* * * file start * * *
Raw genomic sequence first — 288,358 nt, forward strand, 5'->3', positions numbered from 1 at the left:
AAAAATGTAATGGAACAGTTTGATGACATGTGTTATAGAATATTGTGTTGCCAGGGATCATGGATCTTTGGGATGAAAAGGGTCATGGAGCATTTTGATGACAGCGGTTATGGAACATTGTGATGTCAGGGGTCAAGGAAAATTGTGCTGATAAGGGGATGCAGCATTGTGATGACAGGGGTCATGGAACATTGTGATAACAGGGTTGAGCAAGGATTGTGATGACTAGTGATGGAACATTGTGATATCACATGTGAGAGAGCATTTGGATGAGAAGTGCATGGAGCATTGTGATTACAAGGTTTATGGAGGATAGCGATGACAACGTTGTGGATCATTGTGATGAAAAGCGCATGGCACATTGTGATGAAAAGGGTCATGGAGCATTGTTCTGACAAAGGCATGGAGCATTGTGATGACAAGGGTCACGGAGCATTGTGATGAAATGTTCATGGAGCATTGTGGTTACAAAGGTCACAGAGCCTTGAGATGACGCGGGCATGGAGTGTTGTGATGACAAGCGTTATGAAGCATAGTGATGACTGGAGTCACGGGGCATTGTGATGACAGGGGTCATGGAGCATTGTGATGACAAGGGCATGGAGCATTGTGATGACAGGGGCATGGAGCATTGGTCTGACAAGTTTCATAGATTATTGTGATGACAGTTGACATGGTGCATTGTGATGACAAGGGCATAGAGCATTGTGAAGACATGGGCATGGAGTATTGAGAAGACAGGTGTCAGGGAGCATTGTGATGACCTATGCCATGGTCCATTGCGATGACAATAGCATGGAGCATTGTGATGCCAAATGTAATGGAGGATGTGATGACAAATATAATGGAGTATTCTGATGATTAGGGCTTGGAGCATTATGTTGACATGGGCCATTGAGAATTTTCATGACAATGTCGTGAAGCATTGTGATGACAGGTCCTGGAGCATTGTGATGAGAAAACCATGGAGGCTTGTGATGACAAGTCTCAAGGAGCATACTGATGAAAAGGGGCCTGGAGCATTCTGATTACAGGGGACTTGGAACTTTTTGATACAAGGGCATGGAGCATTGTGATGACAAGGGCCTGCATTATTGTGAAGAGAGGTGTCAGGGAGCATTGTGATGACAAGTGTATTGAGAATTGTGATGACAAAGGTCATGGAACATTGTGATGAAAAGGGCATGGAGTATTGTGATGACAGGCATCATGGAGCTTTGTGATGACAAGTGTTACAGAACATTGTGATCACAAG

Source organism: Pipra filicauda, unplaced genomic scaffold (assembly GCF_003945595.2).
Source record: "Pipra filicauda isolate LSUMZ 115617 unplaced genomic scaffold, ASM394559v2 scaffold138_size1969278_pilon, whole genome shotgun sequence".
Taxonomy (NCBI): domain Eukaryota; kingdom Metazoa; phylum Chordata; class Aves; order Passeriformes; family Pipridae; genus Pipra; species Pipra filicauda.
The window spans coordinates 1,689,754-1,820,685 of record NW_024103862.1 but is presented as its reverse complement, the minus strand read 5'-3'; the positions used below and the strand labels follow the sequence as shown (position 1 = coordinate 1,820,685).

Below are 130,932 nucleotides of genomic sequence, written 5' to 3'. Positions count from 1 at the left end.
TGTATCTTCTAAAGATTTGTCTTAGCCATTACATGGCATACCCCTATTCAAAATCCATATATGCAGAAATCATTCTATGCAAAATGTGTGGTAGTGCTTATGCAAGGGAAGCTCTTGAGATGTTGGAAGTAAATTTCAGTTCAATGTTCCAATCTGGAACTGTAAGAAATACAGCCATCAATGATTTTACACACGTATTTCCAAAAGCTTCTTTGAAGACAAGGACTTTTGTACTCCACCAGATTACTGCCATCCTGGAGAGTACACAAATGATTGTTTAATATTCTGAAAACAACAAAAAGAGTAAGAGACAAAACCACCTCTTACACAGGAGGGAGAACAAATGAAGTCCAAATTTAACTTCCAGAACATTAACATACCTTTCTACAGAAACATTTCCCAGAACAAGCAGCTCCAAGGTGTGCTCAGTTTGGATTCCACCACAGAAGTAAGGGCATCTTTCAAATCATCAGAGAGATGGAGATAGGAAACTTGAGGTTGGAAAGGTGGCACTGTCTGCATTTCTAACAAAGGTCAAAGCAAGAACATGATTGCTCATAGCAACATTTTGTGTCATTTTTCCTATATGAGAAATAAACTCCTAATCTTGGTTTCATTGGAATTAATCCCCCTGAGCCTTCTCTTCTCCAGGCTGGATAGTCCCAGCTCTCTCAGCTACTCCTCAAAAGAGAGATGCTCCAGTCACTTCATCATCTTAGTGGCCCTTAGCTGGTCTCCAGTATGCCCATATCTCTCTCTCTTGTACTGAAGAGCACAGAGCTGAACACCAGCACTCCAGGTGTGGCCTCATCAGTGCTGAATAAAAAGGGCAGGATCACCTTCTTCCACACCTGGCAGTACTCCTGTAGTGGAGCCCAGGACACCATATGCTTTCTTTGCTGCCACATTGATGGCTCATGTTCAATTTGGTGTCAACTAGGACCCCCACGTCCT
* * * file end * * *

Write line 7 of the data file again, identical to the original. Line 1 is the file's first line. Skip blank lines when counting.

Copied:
Below are 130,932 nucleotides of genomic sequence, written 5' to 3'. Positions count from 1 at the left end.